If you needed more evidence that satire is is on its last pegs, it came late yesterday in the form of yet another bungled attempt at doing social media by the Conservative Party.
After the Budget earlier in the day, party chairman Grant Shapps used Twitter to spread the good news.
In a graphic, under the hashtag #Budget2014, was a series of colourful balls bearing the legend: ‘Bingo!’ followed by the news: “cutting the bingo tax & beer duty to help hardworking people do more of the things they enjoy. Conservatives”.
Oh. Dear. Me.
Or in social media parlance: find me that Jean Luc Picard facepalm picture.
Where does one start?
“The things they enjoy”? [My italics]
And who might “they” be, Grant?
We’re rather left to assume that that is his idea of what “hardworking people” like doing. It does rather reek of ‘them and us’.
Today, George Osborne has spent time fending off questions about this single tweet and attempting to get the discussion back on topic – in other words, onto his Budget.
That would have been interesting, since such an august body as the Institute for Fiscal Studies is currently somewhat confused about the Chancellor’s sums.
But no, we’re still caught up in the giggles over BingoGate. Simon Blackwell, one of the scriptwriters of The Thick of It, noted via Twitter, had such a plot line been suggested at a script meeting, it would have been dismissed as being “too far-fetched”.
And well into the afternoon, it was still trending on Twitter, while all that Mr Shapps had managed during the intervening hours was one really rather lame effort at condemning Labour for a weak response to the Budget itself.
Not that the Tories are strangers to epic social media fails.
Last summer, Mr Osborne tweeted a picture of himself eating a burger while finishing off a spending review that slashed services – the burger just happened to be a ‘posh’ one from Byron, which would have cost around £7, and had had to be delivered.
Then, after the under-attack Chancellor labeled him the “model of lean government” in the Commons, the rotund secretary of state for communities and local government Eric Pickles tweeted a picture of himself preparing a speech and eating a salad – which must have made a change from the (alleged) £10,000 increase in his department’s biscuit budget for 2012.
Funnily enough, that particular tweet actually worked – excluding the question of whether you think that government ministers should be playing such games.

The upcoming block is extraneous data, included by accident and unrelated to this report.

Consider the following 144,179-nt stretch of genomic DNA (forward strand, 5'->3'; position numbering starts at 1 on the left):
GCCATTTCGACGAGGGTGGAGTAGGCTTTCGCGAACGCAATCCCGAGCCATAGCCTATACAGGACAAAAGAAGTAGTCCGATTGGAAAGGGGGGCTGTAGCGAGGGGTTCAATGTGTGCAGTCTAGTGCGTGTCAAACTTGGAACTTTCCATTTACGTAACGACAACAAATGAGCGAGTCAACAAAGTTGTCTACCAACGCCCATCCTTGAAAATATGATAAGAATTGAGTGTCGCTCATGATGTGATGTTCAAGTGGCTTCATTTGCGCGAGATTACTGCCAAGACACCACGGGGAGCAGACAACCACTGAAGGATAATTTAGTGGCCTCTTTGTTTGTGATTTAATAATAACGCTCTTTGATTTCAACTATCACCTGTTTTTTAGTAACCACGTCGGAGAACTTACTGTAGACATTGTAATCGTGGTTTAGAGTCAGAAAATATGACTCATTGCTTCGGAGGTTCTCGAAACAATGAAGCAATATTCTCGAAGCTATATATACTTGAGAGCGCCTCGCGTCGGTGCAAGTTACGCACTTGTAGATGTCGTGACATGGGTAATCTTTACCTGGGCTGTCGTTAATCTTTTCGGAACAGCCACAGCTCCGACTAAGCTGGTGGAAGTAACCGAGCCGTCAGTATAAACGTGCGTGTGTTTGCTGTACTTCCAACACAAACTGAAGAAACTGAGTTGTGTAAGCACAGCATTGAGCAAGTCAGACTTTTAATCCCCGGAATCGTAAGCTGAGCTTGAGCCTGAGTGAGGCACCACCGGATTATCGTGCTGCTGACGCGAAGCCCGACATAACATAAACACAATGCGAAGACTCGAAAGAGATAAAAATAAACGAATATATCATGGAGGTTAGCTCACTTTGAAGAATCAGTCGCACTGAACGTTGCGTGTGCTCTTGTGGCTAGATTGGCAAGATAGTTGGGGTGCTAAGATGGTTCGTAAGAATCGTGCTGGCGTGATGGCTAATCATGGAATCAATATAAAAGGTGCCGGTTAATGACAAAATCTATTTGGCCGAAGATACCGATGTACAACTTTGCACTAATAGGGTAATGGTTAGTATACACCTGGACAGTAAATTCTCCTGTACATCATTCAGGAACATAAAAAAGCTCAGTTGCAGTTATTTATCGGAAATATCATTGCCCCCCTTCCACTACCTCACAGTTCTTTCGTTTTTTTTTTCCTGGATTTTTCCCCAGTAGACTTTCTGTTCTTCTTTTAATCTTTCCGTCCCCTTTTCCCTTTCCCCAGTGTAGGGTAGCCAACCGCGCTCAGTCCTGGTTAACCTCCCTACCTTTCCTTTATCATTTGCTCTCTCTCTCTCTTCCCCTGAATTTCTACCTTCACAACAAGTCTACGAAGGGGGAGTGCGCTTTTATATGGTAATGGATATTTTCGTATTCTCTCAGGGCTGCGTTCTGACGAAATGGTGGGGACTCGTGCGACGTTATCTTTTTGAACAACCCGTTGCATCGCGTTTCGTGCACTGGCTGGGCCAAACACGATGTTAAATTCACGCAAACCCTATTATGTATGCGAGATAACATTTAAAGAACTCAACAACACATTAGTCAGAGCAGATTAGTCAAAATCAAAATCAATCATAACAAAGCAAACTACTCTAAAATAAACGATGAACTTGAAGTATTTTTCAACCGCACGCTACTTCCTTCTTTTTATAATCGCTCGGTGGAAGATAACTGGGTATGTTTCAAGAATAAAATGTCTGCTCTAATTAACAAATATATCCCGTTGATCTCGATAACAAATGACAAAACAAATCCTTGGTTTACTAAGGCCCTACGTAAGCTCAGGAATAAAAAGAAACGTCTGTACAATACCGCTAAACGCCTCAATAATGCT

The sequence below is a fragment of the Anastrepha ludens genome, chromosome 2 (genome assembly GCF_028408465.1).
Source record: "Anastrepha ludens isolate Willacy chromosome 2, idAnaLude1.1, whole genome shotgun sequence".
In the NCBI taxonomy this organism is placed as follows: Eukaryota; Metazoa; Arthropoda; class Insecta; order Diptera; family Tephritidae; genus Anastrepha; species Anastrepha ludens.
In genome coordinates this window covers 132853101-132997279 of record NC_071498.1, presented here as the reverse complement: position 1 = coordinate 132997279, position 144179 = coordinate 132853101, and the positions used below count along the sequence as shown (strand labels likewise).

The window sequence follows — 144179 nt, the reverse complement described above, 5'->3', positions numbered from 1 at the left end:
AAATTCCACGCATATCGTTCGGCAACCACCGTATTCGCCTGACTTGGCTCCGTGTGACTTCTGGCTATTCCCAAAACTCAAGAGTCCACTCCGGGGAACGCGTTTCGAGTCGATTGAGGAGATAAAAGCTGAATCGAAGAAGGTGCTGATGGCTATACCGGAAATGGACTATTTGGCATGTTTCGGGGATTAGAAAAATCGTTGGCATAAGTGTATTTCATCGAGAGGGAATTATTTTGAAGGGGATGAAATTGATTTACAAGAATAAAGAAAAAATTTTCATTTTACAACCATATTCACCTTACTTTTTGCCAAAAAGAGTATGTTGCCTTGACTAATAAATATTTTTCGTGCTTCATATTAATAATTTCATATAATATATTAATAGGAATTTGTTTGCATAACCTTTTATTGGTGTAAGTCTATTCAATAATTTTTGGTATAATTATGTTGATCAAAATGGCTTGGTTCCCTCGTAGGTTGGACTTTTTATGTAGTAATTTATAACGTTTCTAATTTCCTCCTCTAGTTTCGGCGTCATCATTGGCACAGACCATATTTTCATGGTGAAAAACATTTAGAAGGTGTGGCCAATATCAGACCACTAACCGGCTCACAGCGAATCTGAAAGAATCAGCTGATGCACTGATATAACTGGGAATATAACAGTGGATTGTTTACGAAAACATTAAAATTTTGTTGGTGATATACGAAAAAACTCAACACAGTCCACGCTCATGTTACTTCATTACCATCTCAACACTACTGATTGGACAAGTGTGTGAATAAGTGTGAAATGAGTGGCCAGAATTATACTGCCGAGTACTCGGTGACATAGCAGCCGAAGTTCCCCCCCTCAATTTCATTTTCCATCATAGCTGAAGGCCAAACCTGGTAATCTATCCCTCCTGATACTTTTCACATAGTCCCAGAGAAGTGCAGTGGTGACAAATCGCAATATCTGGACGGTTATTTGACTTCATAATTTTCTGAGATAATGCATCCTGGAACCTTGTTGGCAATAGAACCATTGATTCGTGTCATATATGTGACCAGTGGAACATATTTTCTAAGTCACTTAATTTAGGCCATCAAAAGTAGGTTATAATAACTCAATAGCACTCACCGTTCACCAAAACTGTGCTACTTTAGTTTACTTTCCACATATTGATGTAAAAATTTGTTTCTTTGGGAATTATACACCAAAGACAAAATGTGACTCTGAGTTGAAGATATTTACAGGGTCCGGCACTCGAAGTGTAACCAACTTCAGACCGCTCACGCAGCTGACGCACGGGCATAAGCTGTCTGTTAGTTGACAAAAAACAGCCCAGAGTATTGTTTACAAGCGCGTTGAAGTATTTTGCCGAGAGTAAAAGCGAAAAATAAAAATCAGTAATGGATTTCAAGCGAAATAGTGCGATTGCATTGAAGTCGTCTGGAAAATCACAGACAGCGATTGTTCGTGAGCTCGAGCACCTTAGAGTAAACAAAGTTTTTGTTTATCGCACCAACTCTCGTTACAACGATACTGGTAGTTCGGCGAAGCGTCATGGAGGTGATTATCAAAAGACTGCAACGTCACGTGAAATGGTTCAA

But then again, here’s a little point that might be worth remembering: Pickles was not born with a silver spoon in his mouth.
Meanwhile, over at @toryeducation, one or other of secretary of state Michael Gove’s resident gophers has, on more than one occasion, used the account to tweet exasperated and even abusive responses whenever someone seems to be getting the better of their lord and master.
|'I'm being serious – really'|
And let us really not forget the Prime Minister’s own glorious moment a week or so ago, when he tweeted a picture of himself, on the phone, wearing his best Serious Face, to show just how Seriously he was taking his trans-Atlantic discussion about the Ukraine with Barack Obama.
Parodied mercilessly by the Twitteratti – including, amongst others, Sir Patrick Stewart – he responded in a huff with a picture of himself sitting listening to Bill Clinton, directing the message at Sir Pat and saying: “Talking to another US President, this time face to face, not on the phone.”
Now remember, this is the Prime Minister of the UK and not a petulant child, right?
As only a sight aside, if you’re a well-known figure who’s going to do a photobomb, then do something like Benedict Cumberbatch pricking the pomposity of Bono at the Oscars.
Oh, Benedict – I love you!
But back to our central subject.
You can argue all you want about the appropriateness of senior, national politicians and parties using social media, but it’s here to stay.
In which case, you’d think the Conservative Party would have the sense to get someone in who actually knew what they were doing.
And for goodness sake, if I can do social media without any training, and the likes of the wonderful Sir Jean Luc Picard can make it look effortless and joyful, then you would not think it beyond the wit of the Tories to work out how to do it effectively.
But herein lies the problem.
They really think that they understand social media and that they can do it – but what they appear not to understand is that every time they do something like this, they increase the sense that they’re a bunch of toffs who are, at best, completely ignorant of how the majority live and love and die, and at worst, they really do consider all the rest of us to be mere plebs and themselves to be our born masters.
It is, as The Other Half suggested with a graphic tweet himself last night (see left), akin to Marie Antoinette’s approach to the hoi polloi.
But until they finally get this – if ever they are able – we can carry on laughing at something akin to an episode of The Thick of It, and wonder just when the next gaffe will emerge and from whom.